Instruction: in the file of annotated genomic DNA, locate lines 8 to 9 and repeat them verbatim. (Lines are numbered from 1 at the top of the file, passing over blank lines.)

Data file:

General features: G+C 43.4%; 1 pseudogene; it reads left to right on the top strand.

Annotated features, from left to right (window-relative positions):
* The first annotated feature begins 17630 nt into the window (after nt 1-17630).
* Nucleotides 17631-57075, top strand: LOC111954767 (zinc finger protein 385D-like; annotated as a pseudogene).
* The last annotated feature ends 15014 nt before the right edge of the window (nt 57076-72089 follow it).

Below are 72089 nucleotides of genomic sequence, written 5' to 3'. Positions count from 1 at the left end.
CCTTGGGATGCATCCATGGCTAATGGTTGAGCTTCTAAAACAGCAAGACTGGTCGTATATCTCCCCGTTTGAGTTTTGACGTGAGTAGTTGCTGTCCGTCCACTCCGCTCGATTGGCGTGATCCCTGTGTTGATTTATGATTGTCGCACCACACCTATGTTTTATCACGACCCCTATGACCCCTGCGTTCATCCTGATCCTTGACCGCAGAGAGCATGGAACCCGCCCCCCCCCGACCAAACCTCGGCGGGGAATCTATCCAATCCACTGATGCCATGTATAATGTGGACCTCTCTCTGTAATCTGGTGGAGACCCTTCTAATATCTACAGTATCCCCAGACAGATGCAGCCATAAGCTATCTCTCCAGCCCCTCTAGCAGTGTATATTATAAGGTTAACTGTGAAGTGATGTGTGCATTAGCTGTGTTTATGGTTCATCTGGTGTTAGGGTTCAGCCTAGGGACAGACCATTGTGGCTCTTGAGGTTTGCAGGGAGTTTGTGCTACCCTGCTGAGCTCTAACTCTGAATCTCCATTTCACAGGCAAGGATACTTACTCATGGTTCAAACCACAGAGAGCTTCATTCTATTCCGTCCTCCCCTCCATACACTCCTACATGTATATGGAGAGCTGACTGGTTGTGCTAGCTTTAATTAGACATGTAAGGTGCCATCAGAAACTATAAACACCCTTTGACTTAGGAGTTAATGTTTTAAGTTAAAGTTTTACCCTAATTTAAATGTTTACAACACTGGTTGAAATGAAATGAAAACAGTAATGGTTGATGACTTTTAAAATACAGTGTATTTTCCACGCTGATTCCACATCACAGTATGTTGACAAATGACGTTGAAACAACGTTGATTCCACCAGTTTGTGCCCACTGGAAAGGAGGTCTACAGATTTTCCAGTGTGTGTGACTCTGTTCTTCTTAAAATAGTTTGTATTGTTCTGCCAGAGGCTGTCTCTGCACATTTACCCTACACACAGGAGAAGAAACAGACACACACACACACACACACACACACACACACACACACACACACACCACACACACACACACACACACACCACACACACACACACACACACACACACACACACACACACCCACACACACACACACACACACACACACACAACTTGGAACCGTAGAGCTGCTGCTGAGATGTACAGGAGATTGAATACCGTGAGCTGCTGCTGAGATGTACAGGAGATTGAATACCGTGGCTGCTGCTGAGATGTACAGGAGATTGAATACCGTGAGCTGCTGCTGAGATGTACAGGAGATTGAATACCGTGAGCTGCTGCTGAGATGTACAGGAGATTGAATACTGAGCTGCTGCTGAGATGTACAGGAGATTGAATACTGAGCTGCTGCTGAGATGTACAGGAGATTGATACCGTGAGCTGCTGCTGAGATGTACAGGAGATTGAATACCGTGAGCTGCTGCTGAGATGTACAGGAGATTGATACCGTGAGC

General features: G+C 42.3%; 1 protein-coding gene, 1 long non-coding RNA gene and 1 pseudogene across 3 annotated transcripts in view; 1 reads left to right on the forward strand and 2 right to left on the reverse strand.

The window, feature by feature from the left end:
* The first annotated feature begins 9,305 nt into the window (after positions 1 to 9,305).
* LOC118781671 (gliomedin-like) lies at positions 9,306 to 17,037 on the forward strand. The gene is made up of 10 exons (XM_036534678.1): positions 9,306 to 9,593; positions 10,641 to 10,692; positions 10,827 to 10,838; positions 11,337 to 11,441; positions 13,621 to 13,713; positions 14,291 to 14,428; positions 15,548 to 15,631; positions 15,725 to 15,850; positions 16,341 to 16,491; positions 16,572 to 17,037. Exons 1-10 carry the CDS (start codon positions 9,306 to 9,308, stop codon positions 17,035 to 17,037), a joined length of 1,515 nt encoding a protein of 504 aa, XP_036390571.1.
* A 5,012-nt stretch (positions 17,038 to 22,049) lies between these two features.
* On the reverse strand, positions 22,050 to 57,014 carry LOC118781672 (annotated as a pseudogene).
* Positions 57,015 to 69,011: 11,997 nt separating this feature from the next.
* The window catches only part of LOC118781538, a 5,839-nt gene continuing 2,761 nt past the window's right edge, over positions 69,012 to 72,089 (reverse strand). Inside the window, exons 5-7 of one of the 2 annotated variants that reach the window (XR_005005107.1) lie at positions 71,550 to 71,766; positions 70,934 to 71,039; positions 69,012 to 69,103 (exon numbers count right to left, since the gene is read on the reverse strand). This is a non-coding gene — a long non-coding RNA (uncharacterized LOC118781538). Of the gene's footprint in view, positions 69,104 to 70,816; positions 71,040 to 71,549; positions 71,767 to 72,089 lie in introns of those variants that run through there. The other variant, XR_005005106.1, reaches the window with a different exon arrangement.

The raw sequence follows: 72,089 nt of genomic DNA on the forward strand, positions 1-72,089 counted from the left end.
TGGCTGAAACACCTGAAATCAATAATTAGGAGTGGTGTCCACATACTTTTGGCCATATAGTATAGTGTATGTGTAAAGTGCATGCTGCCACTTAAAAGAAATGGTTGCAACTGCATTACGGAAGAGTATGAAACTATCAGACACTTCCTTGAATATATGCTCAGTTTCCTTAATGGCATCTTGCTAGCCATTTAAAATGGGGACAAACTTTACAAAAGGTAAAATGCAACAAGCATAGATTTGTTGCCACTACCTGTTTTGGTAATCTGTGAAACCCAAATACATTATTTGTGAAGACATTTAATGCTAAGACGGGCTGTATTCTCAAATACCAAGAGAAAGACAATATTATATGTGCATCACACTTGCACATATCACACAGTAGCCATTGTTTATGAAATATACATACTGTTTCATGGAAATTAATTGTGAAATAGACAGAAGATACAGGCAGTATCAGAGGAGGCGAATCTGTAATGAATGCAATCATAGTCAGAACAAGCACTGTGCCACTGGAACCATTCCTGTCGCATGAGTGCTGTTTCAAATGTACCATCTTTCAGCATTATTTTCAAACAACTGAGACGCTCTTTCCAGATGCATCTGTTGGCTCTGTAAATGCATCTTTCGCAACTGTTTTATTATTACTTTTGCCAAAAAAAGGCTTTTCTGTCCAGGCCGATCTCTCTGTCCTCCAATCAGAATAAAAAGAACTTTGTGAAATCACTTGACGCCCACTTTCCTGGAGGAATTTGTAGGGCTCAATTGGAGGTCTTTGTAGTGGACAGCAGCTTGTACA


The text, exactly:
General features: G+C 42.3%; 1 protein-coding gene, 1 long non-coding RNA gene and 1 pseudogene across 3 annotated transcripts in view; 1 reads left to right on the forward strand and 2 right to left on the reverse strand.

The window, feature by feature from the left end: